Talga is ‘in’ with European battery giant
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Special Report: A big push by some of the world’s biggest car makers to source battery products from carbon neutral producers has seen one Aussie company brought into the fold.
Talga (ASX:TLG) announced this week that it entered an agreement with Farasis Energy Europe, a subsidiary of Farasis Energy — one of the world’s leading manufacturers of lithium-ion batteries.
Farasis tapped Talga to supply coated (‘active’) anode products for evaluation in the major’s batteries and the pair will assess potential business development opportunities, primarily in Europe.
Farasis was chosen as a sustainability partner by German car giant Mercedes Benz, a division of Daimler AG, as part of the carmaker’s goal to become climate neutral.
Markus Schäfer, member of the Daimler board responsible for corporate research and Mercedes-Benz cars development, said the carmaker could reduce its carbon footprint from future vehicle production by well over 30 per cent by sourcing battery cells from carbon-neutral production.
“The partnership with Farasis Energy (Ganzhou) Co Ltd comprises the production of battery cells produced with electricity from renewable energies as well as the subject of recycling and the observance of human rights in the supply chain.”
Now Farasis is looking at Talga, which plans to be the first and largest battery anode producer in Europe, an emerging electric vehicle (EV) powerhouse.
Talga is a developing lithium-ion battery anode producer in Sweden, utilising vertical integration and wholly owned technology to supply cost-competitive and high-quality anode to European battery markets.
The company’s operations in northern Sweden are to use fossil free hydroelectricity, making it well positioned to capitalise on the increasing push by major carmakers to become carbon neutral.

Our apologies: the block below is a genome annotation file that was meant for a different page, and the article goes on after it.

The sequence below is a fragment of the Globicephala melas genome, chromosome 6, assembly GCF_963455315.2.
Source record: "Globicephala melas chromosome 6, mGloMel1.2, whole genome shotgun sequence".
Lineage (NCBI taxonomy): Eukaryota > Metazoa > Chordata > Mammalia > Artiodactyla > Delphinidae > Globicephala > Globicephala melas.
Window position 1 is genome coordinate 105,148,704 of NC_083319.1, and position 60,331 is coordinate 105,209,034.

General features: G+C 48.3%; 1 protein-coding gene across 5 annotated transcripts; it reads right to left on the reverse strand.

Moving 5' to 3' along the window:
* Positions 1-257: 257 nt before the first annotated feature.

The COVID-19 pandemic put a dent in supply chains around the globe, making Europe more determined than ever to secure its own battery supply chain and drastically reduce its reliance on China.
And European governments are accelerating their financial commitments into battery projects.
Germany (over $1bn), France ($700m) and Poland ($130m) have all previously announced big cash injections into their respective battery industries.
And those are just individual government initiatives. The European Union has so far dropped in about $US550m ($834.5m), of a budgeted $US88bn, into battery projects, while the European Commission is investing €3.2bn ($5.5bn) in battery research and innovation across Belgium, Finland, France, Germany, Italy, Poland and Sweden.
Europe is undergoing unprecedented growth in the demand for lithium-ion batteries, driven by the move to electric vehicles (EVs) and renewable energy storage.
Global EV battery demand is forecast to grow 14-fold by 2030, which would require about 1.7 million tonnes of anode material each year.
“Talga is making substantial progress in commercialising its European lithium-ion battery anode products, and demand is growing rapidly, particularly in the EV market,” Talga managing director Mark Thompson said.
“Following successful initial tests, we are very pleased to continue this progress in collaboration with the experienced Farasis team.”
The two companies will mutually agree on the quantity of lithium-ion battery anodes to be supplied for evaluation.
The agreement is valid until 2024, but it is non-binding at this stage and either party can choose to withdraw at any time via standard termination clauses.
Importantly, Talga’s intellectual property rights won’t be affected by the collaboration.
Talga says it cannot quantify the economic benefits to the company from the agreement at this stage and should commercially binding contracts be entered into the company will inform the market.